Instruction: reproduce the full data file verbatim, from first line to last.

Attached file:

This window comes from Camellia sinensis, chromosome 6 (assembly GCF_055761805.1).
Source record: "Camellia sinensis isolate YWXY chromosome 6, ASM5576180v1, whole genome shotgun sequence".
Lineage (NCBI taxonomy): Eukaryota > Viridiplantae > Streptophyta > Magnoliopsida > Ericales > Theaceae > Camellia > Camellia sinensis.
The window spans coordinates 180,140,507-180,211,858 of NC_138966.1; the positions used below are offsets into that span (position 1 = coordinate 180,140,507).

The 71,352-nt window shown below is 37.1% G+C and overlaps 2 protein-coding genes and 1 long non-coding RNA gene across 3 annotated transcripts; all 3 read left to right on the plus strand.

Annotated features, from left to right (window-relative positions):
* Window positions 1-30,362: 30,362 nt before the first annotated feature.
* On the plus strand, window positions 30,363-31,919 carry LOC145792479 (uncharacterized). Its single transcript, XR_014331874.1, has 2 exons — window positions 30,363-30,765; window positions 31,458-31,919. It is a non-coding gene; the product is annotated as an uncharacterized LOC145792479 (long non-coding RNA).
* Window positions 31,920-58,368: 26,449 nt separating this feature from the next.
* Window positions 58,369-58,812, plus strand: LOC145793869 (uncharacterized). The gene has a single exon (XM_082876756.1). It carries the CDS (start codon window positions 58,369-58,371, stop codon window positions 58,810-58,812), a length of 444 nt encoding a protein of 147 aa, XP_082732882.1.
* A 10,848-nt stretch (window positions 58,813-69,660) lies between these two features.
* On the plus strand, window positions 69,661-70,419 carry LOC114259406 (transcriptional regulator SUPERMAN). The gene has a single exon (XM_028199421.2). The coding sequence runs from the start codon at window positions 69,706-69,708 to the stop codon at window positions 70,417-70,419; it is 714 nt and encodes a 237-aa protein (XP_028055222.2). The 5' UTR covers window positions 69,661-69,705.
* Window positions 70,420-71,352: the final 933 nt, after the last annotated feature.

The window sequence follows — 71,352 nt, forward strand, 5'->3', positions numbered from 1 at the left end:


This window comes from Camellia sinensis, chromosome 6 (assembly GCF_055761805.1).
Source record: "Camellia sinensis isolate YWXY chromosome 6, ASM5576180v1, whole genome shotgun sequence".
Lineage (NCBI taxonomy): Eukaryota > Viridiplantae > Streptophyta > Magnoliopsida > Ericales > Theaceae > Camellia > Camellia sinensis.
The window spans coordinates 180,140,507-180,211,858 of NC_138966.1; the positions used below are offsets into that span (position 1 = coordinate 180,140,507).

The 71,352-nt window shown below is 37.1% G+C and overlaps 2 protein-coding genes and 1 long non-coding RNA gene across 3 annotated transcripts; all 3 read left to right on the plus strand.

Annotated features, from left to right (window-relative positions):
* Window positions 1-30,362: 30,362 nt before the first annotated feature.
* On the plus strand, window positions 30,363-31,919 carry LOC145792479 (uncharacterized). Its single transcript, XR_014331874.1, has 2 exons — window positions 30,363-30,765; window positions 31,458-31,919. It is a non-coding gene; the product is annotated as an uncharacterized LOC145792479 (long non-coding RNA).
* Window positions 31,920-58,368: 26,449 nt separating this feature from the next.
* Window positions 58,369-58,812, plus strand: LOC145793869 (uncharacterized). The gene has a single exon (XM_082876756.1). It carries the CDS (start codon window positions 58,369-58,371, stop codon window positions 58,810-58,812), a length of 444 nt encoding a protein of 147 aa, XP_082732882.1.
* A 10,848-nt stretch (window positions 58,813-69,660) lies between these two features.
* On the plus strand, window positions 69,661-70,419 carry LOC114259406 (transcriptional regulator SUPERMAN). The gene has a single exon (XM_028199421.2). The coding sequence runs from the start codon at window positions 69,706-69,708 to the stop codon at window positions 70,417-70,419; it is 714 nt and encodes a 237-aa protein (XP_028055222.2). The 5' UTR covers window positions 69,661-69,705.
* Window positions 70,420-71,352: the final 933 nt, after the last annotated feature.

The window sequence follows — 71,352 nt, forward strand, 5'->3', positions numbered from 1 at the left end: